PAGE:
There is certainly a lot of discussion about Apple on this blog and others – which only points to how much they are currently in the driver’s seat in so many facets of business and technology.
Diane Mermigas wrote about how Apple’s innovations reinvented the company and raised the bar for others in her On Media blog today. That thesis could be expanded further to include its reinvention of a humongous part of the technology sector. Figuring how the iPhone provided the impetus for the astronomical growth of the world of apps and how their focus on customer satisfaction has set the standard for all others to follow, their influence and the change that it has brought to our world is astounding.
Their innovation – granted, it was not in a vaccum and was done along with others – has helped usher in completely different consumption patterns amongst a percentage of the population that is overly disproportionate with their market penetration. If that’s not a sign of influence, I don’t know what is.
Not entirely focusing on Apple, but on the ecosystem drafting off of its gains, Mermigas captures the following sentiment about the shift to the digital environment and its growth opportunities:
The timing is becoming more critical as investors and analysts (as most recently signaled by Barclay’s Capital) continue to shift more of their core holdings from traditional media to digital, where movies, TV production and print media are creating lucrative new business iterations. Barclay’s analyst Anthony DiClemente is betting that sometime this decade, the imbalance of 36% of overall media time is spent online, even though only 15% of domestic advertising budgets go there comes unglued. The collective economic force of mobile, global, social, local, e-commerce and video elements will eventually overshadow conventional advertising.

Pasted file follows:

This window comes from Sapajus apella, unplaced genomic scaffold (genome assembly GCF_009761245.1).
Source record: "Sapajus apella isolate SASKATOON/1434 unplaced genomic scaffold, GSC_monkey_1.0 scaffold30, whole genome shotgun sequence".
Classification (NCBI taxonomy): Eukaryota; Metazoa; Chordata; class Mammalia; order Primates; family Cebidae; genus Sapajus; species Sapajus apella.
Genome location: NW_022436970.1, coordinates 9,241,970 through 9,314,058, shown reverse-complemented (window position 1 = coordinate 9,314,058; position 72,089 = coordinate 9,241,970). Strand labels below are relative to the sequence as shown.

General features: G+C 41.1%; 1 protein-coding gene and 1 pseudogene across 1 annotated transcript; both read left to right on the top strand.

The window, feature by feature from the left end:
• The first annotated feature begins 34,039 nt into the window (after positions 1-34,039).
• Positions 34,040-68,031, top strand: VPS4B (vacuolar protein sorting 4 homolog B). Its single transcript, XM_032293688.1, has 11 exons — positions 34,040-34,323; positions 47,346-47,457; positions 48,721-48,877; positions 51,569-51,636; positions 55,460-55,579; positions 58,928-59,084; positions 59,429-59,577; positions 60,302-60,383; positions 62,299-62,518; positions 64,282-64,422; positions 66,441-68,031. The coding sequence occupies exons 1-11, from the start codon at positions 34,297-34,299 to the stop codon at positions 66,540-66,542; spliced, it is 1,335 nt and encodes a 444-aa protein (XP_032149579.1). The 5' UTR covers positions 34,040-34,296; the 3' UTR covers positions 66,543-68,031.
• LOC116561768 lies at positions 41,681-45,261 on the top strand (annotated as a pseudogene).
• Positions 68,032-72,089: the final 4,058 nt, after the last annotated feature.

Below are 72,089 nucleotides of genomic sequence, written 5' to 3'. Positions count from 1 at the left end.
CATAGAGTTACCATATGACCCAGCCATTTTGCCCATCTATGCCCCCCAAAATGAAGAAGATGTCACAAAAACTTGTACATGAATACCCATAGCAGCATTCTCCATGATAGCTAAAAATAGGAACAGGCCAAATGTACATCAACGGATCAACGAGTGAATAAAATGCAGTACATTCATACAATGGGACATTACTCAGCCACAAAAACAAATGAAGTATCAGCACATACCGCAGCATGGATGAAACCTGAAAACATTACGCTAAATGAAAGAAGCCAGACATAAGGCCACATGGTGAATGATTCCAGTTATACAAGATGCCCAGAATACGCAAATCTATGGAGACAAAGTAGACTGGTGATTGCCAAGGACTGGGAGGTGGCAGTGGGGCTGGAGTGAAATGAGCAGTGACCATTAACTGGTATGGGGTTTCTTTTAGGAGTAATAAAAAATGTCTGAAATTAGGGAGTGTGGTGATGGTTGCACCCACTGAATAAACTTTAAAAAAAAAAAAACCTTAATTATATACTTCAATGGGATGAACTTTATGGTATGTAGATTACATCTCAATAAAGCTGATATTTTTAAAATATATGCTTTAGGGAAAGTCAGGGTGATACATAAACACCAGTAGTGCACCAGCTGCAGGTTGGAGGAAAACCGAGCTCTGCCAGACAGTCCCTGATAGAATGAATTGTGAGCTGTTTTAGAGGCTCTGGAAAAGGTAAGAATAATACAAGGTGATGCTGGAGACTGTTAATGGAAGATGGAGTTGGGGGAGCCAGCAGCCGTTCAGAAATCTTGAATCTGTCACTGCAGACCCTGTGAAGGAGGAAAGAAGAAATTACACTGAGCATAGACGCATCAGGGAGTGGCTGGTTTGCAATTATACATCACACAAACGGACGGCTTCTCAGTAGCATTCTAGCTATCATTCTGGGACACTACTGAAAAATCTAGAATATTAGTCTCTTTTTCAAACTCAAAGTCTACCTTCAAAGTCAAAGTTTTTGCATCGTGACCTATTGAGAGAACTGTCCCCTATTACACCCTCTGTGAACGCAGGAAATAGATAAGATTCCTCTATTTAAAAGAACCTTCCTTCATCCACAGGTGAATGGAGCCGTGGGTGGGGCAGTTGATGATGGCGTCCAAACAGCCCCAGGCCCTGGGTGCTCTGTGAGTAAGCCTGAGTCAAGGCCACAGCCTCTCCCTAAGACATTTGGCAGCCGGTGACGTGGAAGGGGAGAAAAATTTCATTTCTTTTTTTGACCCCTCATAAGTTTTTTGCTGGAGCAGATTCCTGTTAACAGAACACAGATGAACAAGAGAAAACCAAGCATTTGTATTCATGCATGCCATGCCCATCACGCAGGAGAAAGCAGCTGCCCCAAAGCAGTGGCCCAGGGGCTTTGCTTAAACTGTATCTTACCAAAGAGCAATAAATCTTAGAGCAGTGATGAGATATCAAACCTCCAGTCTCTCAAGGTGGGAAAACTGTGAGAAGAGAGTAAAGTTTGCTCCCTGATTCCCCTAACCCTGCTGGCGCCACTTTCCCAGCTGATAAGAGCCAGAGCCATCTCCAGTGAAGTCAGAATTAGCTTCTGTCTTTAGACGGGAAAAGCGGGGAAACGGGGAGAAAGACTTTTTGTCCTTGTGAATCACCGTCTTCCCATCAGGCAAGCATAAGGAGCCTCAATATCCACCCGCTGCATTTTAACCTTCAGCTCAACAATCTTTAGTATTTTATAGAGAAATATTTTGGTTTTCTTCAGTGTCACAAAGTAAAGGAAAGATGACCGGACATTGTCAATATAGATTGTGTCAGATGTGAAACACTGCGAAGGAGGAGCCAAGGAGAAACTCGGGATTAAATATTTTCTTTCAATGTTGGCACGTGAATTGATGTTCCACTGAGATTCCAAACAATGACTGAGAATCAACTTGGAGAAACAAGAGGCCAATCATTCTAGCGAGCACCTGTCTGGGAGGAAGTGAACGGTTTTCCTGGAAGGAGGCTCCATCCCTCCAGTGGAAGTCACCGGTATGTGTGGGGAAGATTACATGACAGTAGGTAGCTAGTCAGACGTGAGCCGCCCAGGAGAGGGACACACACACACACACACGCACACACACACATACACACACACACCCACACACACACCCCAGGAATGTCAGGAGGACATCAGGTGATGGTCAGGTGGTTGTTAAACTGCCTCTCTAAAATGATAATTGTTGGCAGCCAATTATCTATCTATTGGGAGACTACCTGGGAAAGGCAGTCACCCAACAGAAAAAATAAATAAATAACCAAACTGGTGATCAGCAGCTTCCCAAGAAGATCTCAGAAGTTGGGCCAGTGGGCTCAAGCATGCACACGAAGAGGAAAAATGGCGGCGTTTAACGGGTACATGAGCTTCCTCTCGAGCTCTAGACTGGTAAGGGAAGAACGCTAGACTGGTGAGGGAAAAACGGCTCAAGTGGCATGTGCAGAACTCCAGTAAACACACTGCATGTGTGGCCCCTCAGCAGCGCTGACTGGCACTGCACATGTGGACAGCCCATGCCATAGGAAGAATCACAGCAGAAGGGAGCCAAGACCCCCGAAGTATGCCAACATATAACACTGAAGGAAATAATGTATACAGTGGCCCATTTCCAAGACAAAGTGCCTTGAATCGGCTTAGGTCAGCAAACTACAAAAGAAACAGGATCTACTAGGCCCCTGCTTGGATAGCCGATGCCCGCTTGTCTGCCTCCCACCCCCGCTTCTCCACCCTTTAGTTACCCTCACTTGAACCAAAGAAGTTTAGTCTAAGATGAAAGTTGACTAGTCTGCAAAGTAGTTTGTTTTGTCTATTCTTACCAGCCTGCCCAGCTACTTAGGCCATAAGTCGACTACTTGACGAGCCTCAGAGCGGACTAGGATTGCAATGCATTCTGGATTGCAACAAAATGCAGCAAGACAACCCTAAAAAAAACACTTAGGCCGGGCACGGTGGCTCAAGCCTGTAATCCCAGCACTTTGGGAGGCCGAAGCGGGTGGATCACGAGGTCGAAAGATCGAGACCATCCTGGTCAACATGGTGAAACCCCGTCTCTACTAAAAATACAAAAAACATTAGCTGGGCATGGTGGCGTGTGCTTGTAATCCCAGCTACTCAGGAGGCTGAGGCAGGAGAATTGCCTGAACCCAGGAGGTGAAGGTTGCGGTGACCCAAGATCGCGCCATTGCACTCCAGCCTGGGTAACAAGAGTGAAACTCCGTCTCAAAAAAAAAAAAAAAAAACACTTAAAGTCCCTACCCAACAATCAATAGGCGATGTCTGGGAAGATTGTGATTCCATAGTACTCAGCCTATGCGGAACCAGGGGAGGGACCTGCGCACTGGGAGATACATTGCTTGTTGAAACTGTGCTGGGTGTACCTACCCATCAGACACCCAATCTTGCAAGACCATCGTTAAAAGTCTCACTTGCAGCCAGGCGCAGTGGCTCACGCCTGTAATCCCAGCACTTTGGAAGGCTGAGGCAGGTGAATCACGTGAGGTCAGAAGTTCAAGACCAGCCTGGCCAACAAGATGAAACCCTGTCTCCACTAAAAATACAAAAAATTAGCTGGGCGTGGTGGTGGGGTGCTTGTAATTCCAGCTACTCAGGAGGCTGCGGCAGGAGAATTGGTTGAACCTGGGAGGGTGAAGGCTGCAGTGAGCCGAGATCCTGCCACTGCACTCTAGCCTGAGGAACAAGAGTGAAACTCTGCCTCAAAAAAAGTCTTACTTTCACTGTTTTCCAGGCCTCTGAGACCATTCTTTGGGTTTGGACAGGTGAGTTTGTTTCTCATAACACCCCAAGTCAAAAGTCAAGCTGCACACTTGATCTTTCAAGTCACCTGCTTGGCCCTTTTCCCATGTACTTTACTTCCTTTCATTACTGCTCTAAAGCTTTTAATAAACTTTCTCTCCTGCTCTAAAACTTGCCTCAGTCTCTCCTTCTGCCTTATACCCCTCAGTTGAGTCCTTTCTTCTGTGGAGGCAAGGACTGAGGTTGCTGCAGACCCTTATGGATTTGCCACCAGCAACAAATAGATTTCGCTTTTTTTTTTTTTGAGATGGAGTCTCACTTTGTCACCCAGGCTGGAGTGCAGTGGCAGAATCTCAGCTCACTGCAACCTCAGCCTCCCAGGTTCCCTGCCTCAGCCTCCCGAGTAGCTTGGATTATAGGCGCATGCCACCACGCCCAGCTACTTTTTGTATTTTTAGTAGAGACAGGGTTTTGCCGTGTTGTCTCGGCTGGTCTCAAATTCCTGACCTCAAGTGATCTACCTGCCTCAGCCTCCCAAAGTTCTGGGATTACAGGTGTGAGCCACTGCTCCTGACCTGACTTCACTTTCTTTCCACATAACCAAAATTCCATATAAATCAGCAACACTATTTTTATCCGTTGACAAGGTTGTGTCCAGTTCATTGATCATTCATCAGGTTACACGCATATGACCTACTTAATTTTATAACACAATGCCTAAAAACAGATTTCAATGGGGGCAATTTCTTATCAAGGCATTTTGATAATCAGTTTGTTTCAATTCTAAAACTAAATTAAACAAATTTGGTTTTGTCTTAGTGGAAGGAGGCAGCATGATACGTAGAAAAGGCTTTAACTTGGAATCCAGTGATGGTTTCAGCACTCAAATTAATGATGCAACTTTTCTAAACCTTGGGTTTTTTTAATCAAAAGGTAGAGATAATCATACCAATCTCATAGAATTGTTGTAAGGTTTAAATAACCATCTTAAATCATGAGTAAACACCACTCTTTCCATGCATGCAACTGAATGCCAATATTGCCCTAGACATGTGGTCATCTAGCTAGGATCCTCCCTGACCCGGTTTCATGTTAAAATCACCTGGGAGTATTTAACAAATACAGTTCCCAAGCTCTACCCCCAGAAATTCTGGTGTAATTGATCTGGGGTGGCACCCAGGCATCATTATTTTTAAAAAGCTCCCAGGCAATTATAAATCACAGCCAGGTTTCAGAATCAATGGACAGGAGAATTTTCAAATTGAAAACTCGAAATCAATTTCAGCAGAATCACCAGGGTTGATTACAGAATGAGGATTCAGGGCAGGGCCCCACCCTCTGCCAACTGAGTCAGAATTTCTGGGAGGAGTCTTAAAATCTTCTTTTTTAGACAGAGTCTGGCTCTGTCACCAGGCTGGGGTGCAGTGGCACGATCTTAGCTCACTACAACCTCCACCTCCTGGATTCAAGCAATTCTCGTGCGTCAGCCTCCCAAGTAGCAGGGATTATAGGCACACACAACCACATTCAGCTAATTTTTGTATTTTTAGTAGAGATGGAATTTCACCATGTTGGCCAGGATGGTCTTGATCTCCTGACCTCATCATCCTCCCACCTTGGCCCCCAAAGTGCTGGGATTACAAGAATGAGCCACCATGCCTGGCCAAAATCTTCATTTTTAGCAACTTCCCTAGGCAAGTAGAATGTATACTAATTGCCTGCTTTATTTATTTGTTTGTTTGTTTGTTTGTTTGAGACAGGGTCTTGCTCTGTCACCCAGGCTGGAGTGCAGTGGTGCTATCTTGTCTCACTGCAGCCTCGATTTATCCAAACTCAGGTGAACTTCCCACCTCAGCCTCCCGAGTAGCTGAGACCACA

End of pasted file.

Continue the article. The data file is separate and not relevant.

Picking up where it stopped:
It shows how much more the influence of innovation will be felt when the percentages spent on advertising formats actually reflects their percentage of media consumption. Certainly, there is a huge upside in the digital space.
What’s slightly odd is that Mermigas seems to discount the fact that innovation is effectively sewn into the DNA of Apple. She muses that they will lose market share as others build up around them and their “walled garden” can not be protected by Jobs. To me, it seems like she supposes that they will stop innovating and glide along. That contradicts another part of the blog referencing when Microsoft said that “Apple is already dead” in 1997 – and they are now seemingly stronger and more alive than ever.
Innovation is not good just for the sake of innovation. The reason Apple and others have been so successful is that their innovation is tied to timing that are in sync. If that timing is off, Apple could very well find themselves repeat the rut that they were in just over a decade ago when they only had around 3% penetration.
Hopefully, they do continue to be effectively innovative well into the future. My only concern would be if they are not set up to do that – and that it is not really part of their DNA, but a reflection of Steve Jobs. If that’s the case, we are all in trouble.